Central Bank to cut interest rates in a few months- Poll


Central Bank to cut interest rates in a few months- Poll

Kenya’s central bank will cut interest rates in a few months, a Reuters poll found, because the economy is one of the few in the commodity-driven continent benefiting from lower oil prices.

While many emerging economies are hiking interest rates to counter a resilient dollar that is feeding domestic inflation, Kenya is just months away from cutting interest rates as consumer prices slow.

The Central Bank of Kenya (CBK) is expected to cut rates in the third quarter by 50 basis points to 11.00 percent and then chop another 75 basis points in the fourth. All but one of the 13 economists surveyed by Reuters said there would be no move on Monday.

The bank raised rates by a total of 300 basis points in June and July last year after exchange-rate volatility shot up and inflation threatened to take off.

“After the deceleration of prices in February, inflation expectations are beginning to turn,” said Rafiq Raji, managing director at Macroafricaintel Investment. “Thus at this meeting, we see members voting to keep the benchmark rate unchanged.”

Kenyan inflation fell to 6.84 percent last month, its slowest rate since October. It is expected to average 6.7 percent this year and ease to 6.1 percent next year.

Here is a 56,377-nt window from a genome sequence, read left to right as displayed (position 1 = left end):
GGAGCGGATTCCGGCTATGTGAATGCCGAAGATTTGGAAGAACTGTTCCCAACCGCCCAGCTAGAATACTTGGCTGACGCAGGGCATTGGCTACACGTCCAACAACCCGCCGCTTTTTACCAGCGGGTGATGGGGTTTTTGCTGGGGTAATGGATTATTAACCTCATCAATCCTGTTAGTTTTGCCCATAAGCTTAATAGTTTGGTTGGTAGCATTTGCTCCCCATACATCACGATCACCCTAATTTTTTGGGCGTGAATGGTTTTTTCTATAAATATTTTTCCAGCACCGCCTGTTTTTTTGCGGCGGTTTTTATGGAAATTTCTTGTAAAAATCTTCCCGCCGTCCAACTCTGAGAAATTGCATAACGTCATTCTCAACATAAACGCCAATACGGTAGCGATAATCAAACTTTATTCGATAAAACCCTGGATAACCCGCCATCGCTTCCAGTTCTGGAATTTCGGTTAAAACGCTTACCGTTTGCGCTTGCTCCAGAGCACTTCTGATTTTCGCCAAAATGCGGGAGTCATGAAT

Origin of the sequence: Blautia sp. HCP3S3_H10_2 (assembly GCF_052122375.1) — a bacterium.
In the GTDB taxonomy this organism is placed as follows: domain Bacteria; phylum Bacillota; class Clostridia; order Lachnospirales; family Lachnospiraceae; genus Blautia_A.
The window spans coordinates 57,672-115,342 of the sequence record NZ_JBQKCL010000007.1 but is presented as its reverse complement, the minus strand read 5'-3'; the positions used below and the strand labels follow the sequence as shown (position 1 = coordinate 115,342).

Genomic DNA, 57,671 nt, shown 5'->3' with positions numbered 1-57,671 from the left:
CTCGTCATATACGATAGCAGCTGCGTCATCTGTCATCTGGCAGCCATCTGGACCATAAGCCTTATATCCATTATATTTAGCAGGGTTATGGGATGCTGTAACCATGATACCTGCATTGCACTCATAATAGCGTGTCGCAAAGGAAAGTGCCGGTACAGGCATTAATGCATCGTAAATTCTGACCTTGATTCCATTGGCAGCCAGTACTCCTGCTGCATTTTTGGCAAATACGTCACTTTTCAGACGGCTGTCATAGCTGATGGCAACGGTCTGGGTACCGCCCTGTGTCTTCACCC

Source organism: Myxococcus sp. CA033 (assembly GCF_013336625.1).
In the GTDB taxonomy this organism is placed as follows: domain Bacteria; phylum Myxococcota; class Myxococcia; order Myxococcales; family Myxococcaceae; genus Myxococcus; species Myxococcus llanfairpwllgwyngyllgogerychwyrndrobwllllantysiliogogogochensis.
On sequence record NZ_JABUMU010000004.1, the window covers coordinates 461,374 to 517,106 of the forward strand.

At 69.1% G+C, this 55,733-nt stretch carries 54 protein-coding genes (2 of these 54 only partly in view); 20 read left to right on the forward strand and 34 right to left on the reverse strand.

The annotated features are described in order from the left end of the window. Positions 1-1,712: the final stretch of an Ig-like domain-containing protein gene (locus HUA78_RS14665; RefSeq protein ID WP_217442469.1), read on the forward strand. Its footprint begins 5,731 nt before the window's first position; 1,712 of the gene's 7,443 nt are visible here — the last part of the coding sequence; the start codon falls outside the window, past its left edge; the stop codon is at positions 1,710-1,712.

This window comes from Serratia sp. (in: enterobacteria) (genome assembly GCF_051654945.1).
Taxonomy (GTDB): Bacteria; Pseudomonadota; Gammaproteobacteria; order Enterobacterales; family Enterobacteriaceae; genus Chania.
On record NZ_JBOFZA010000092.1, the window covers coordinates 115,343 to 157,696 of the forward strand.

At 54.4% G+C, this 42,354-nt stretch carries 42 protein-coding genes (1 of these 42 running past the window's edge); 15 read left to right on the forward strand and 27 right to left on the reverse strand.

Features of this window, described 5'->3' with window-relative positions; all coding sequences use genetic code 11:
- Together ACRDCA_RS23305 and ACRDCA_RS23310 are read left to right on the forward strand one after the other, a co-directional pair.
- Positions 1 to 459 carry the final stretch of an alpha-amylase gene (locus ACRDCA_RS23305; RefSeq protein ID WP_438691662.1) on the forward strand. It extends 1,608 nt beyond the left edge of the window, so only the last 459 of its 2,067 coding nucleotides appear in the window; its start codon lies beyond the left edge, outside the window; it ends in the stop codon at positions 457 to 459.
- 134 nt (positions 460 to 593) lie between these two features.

Other emerging market nations that are net oil importers have failed to gain much benefit from lower crude prices because economic weakness has sapped their currencies.

Yet the shilling has been one of the strongest emerging market currencies in the past three months.

“The shilling has been quite stable in recent months, we think it will probably remain that way for the coming few months. As long as that happens, imported goods prices should be stable,” said John Ashbourne of Capital Economics in London.

Ashbourne said Kenya stood to keep gaining from lower oil prices.

A Reuters poll shows oil averaging just over $40 a barrel this year due to subdued demand and doubts that a tentative agreement by leading producers to freeze output will do much to drain a supply glut.

The economy is expected to grow 5.8 percent this year and 6.3 percent next, outpacing commodity-driven Nigeria and South Africa.

Kenya’s economy grew 5.8 percent in the third quarter of this year, boosted by construction and agriculture and helped by a more gradual decline in tourism compared to last year.

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